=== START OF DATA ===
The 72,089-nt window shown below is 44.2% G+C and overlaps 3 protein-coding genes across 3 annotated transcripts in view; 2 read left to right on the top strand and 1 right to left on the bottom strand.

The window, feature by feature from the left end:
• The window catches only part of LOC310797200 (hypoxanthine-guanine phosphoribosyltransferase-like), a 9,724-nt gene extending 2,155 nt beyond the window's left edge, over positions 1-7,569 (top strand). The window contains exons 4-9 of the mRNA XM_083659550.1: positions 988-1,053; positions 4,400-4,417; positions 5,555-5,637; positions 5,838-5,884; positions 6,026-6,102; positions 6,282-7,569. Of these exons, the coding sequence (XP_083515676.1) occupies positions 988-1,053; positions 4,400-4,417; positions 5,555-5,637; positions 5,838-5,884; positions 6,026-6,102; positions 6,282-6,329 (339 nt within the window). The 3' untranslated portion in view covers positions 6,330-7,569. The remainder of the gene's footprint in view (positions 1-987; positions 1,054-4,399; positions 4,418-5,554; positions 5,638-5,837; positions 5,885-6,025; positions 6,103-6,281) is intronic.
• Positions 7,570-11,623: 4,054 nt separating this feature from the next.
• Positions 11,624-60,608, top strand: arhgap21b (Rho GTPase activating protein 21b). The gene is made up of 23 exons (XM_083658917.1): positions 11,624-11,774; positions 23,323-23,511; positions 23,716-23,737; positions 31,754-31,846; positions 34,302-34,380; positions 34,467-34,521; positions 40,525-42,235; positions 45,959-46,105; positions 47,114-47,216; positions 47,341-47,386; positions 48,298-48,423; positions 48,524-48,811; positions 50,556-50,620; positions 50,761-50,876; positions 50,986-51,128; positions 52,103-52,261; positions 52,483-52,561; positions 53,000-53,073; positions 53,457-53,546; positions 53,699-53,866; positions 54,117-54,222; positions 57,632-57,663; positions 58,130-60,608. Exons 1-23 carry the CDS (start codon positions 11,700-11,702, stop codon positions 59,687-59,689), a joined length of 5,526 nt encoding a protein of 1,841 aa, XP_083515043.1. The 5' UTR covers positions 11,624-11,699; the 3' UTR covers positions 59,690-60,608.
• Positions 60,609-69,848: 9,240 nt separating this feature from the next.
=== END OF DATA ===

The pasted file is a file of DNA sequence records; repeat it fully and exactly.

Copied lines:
The 72,089-nt window shown below is 44.2% G+C and overlaps 3 protein-coding genes across 3 annotated transcripts in view; 2 read left to right on the top strand and 1 right to left on the bottom strand.

The window, feature by feature from the left end:
• The window catches only part of LOC310797200 (hypoxanthine-guanine phosphoribosyltransferase-like), a 9,724-nt gene extending 2,155 nt beyond the window's left edge, over positions 1-7,569 (top strand). The window contains exons 4-9 of the mRNA XM_083659550.1: positions 988-1,053; positions 4,400-4,417; positions 5,555-5,637; positions 5,838-5,884; positions 6,026-6,102; positions 6,282-7,569. Of these exons, the coding sequence (XP_083515676.1) occupies positions 988-1,053; positions 4,400-4,417; positions 5,555-5,637; positions 5,838-5,884; positions 6,026-6,102; positions 6,282-6,329 (339 nt within the window). The 3' untranslated portion in view covers positions 6,330-7,569. The remainder of the gene's footprint in view (positions 1-987; positions 1,054-4,399; positions 4,418-5,554; positions 5,638-5,837; positions 5,885-6,025; positions 6,103-6,281) is intronic.
• Positions 7,570-11,623: 4,054 nt separating this feature from the next.
• Positions 11,624-60,608, top strand: arhgap21b (Rho GTPase activating protein 21b). The gene is made up of 23 exons (XM_083658917.1): positions 11,624-11,774; positions 23,323-23,511; positions 23,716-23,737; positions 31,754-31,846; positions 34,302-34,380; positions 34,467-34,521; positions 40,525-42,235; positions 45,959-46,105; positions 47,114-47,216; positions 47,341-47,386; positions 48,298-48,423; positions 48,524-48,811; positions 50,556-50,620; positions 50,761-50,876; positions 50,986-51,128; positions 52,103-52,261; positions 52,483-52,561; positions 53,000-53,073; positions 53,457-53,546; positions 53,699-53,866; positions 54,117-54,222; positions 57,632-57,663; positions 58,130-60,608. Exons 1-23 carry the CDS (start codon positions 11,700-11,702, stop codon positions 59,687-59,689), a joined length of 5,526 nt encoding a protein of 1,841 aa, XP_083515043.1. The 5' UTR covers positions 11,624-11,699; the 3' UTR covers positions 59,690-60,608.
• Positions 60,609-69,848: 9,240 nt separating this feature from the next.